Marriage and Weddings in Japan

Early this year I attended a farewell party for one of my JTE’s. It was just an ordinary party; give a toast, eat food, and drink copious amounts of alcohol. After an hour of drinking my two co-workers that were sitting across from the rest of the group dropped big news. They had been dating for two years and were married the month prior. Of course no one had the slightest idea that this had happened or that either was interested in the other. The group thought it was a joke but then the rings were shown and it became evident, a Japanese wedding celebration was just around the corner.

When living in Japan, chances are likely that you will be invited to a friends or coworker’s Japanese wedding. Originally, all I knew was that Japanese weddings are notorious for being expensive(there is good reason for that.) Although it was expensive, I decided that was a unique opportunity.

If you have the opportunity to attend a wedding while in Japan, here are some tips and information to help you survive your first Japanese wedding.
*I cannot vouch for how all Japanese weddings run but here is my experience.*

*Guests enter the venue.
*Grand entrance of the wedding couple.
*Introduction of the bride and groom: Information about their birthday, the schools and clubs they attended, and so on.
*A toast followed by the cutting of the wedding cake.
*Meal- During this time you can wish the couple luck by pouring the couple beer.
*Speeches: If they work at a school there will be speeches by the Principal and Vice Principal.
*The Bride leaves to change outfits.
*The Groom talks with guests and then leaves to change outfits.
*The meal continues.
*The couple reenters wearing traditional kimono.
*The couple visits each table and takes pictures. After that they go back to the front and you can greet them there.
*Lighting of the marriage candle.
*The Bride addresses her family with a thank you letter and then she addresses the Groom’s family. After this the Groom’s father gives a short speech.
*Closing ceremony- After closing you can take the flowers home. (Note: the tin foil is not to take home food it is for the flowers.)
*Guests leave. On the way out you go and congratulate the couple and their family one last time. The couple gives the guests a small gift.



jayne Jayne Arnold is a 3rd year ALT in Kagoshima City


In Case of Emergency

You’ve seen the news about Japan’s earthquakes. You know about the typhoons. And by now, you’ve probably heard that your neighbor is an extremely active volcano. All this information would cause anyone to be nervous. Lucky for you, we have some resources to ease your worried mind.

The Prefectural Website has compiled an extensive list of links on how to handle your next natural disaster. You can find that list HERE. Resources include

  • How to prepare an emergency kit
  • How to evacuate
  • What to do in an earthquake, typhoon, eruption or tsunami such as:

A Tip for Drivers – if you find yourself in a car during an earthquake:

  1. Pull over to the side of the road
  2. Turn off the engine, turn on the radio for updates
  3. Put on your emergency brake/hand brake
  4. Stay in the vehicle until shaking stops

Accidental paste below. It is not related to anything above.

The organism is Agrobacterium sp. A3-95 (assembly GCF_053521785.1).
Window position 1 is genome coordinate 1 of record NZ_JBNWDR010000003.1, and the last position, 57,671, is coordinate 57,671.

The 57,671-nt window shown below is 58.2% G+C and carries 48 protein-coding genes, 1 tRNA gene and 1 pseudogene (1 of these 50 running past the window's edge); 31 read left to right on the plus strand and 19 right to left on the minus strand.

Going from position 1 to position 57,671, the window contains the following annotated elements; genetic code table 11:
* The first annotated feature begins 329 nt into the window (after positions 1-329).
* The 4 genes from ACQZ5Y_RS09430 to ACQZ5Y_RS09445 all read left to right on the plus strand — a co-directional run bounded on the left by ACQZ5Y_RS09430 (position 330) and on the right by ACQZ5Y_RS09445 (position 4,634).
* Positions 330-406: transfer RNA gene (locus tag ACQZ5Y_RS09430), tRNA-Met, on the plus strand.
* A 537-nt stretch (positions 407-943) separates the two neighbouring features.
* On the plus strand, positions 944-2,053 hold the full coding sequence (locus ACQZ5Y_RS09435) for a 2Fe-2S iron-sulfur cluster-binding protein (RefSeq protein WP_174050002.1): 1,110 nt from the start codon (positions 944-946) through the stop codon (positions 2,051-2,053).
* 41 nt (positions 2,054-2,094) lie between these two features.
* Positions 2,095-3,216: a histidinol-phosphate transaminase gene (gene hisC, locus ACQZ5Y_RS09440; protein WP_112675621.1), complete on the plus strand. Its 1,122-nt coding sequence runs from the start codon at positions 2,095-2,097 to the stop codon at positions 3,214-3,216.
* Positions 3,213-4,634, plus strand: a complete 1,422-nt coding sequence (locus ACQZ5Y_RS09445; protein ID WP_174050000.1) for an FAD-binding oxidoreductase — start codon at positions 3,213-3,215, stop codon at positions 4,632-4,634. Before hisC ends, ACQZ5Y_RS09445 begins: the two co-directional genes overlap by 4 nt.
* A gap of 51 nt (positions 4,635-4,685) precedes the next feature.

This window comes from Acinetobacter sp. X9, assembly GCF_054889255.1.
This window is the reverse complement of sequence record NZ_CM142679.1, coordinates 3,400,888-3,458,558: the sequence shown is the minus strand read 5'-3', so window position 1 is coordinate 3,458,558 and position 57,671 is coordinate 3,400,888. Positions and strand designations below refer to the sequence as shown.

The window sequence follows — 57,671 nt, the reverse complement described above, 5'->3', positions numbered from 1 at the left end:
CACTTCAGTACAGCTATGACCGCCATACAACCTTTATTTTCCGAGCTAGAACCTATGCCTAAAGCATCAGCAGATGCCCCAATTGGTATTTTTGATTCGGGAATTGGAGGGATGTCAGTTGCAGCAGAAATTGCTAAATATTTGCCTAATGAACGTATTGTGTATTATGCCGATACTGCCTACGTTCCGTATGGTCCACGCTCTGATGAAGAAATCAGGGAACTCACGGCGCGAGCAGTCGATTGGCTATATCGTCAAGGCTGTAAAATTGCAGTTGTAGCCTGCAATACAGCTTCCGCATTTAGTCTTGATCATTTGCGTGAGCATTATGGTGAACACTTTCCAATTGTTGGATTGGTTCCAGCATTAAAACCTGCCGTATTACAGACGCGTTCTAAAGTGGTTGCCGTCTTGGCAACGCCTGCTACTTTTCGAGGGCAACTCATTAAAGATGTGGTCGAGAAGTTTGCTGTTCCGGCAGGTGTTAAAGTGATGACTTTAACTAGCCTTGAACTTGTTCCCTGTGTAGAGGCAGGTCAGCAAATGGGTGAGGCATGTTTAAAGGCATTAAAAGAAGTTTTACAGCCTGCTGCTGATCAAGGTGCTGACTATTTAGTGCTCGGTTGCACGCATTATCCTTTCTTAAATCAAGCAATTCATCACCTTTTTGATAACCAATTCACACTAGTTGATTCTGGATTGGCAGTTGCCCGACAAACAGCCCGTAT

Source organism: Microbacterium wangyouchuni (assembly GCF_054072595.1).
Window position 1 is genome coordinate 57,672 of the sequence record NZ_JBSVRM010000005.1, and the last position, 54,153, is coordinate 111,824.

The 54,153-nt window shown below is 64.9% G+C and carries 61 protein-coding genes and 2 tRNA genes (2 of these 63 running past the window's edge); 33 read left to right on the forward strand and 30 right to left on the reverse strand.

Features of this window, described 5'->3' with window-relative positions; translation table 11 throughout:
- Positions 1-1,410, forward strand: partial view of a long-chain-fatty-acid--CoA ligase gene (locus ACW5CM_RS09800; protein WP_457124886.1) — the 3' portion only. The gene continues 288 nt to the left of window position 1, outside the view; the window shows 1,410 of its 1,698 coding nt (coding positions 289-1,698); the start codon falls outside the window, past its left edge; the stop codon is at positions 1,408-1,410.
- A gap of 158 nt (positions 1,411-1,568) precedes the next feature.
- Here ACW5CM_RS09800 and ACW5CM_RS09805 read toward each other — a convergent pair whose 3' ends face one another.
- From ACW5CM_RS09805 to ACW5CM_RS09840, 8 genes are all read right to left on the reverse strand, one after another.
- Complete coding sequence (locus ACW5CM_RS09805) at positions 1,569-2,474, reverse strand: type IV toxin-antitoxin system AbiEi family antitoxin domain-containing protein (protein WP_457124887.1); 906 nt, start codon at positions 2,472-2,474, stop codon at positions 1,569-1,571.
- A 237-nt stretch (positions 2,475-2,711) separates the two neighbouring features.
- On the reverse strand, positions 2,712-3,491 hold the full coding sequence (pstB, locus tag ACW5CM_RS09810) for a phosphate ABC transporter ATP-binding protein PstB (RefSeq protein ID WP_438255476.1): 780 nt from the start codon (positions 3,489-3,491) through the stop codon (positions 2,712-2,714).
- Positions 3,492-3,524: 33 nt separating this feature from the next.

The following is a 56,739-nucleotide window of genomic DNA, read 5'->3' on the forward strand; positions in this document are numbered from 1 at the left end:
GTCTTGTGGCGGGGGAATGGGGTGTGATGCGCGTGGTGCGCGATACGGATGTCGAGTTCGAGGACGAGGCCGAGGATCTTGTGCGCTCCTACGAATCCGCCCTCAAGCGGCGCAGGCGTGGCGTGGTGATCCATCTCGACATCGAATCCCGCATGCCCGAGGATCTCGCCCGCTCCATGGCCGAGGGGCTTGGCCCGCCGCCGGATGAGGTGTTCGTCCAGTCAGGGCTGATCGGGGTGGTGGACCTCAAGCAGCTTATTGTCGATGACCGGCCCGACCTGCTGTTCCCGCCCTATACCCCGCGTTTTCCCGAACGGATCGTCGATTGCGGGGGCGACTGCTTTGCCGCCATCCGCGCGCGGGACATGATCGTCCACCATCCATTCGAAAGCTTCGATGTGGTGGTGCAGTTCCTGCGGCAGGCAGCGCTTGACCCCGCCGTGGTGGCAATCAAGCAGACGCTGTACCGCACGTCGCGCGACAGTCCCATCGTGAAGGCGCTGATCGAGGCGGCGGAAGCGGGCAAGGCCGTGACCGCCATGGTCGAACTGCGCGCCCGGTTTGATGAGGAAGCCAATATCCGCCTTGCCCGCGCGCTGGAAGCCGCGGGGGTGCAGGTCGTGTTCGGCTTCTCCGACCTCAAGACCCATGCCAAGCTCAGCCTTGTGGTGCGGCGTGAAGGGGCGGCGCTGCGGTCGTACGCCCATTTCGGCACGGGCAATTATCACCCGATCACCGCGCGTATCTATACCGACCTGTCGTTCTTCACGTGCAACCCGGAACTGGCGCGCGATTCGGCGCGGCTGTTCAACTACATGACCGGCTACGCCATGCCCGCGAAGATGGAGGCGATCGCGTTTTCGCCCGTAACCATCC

5. You can exit the car once the shaking stops


The prefectural website also has a list of contacts to report any kind of workplace harassment. CLAIR also offers counseling for long-term issues. You can find those HERE.

Finally, here is a quick list of emergency numbers to have on hand in case of the worst. They can also be found on the Prefectural Website:

  • Police (keisatsu / 警察) 110
  • Ambulance (kyuukyuusha / 救急車) 119
  • Fire (shoubousha / 消防車) 119
    • From green pay phones: Lift the receiver, push the red emergency button, and dial.
    • From grey pay phones: Lift the receiver and dial.


9 Ways to Enjoy and Appreciate Your Island Placement

Kurasaki Beach
  1. Appreciate the uniqueness of Japanese island life. You probably didn’t ask to be placed on a remote island, right? There are very few island placements, and you got one of them! It’ll be all right. You get the special experience of living in a place that is so different from the Japan that everyone knows. And your backyard might be a beach.
Tokunoshima Scuba Diving – Credit to Micah Mizukami


2. Pick up a water sport. You can snorkel, dive, surf, do SUP, or more than one! You may even make some local friends while out on the water, too.

My first hula class

3. We are always on 島時間 down here. If you are stuck behind a truck full of sweet potatoes and end up being late for something, blame it on island time.

4. Join a local cultural activity in your community like shamisen, eisa, or hula. Dont feel too bad about missing out on all the fun culture events on the mainland. The islands have plenty of culture, too!

5. It is so exciting when you have the chance to go to the mainland. Going to _Uniqlo or Starbucks in Amu Plaza is all the more exciting when you have to take a plane or overnight ferry to get there!



Islanders love Starbucks

6. Islander bonding. Even if you are on an island by yourself, you still have the other islanders who understand you.  And you can always hop on the ferry and visit another island for the weekend. Your Island card helps you save a little money on travel costs.

Ready for Mangroves!

7. Island life is cheap. You will probably save a lot of money living down here. Unless you spend all your paycheck on island mangoes. Those are like 2000 yen for just one.

8. Island people are ridiculously nice. One time we asked for directions to a restaurant at a gas station on Okinoerabu, and the guy got in his car and had us follow him so he could show us the way.

Bashayama Beach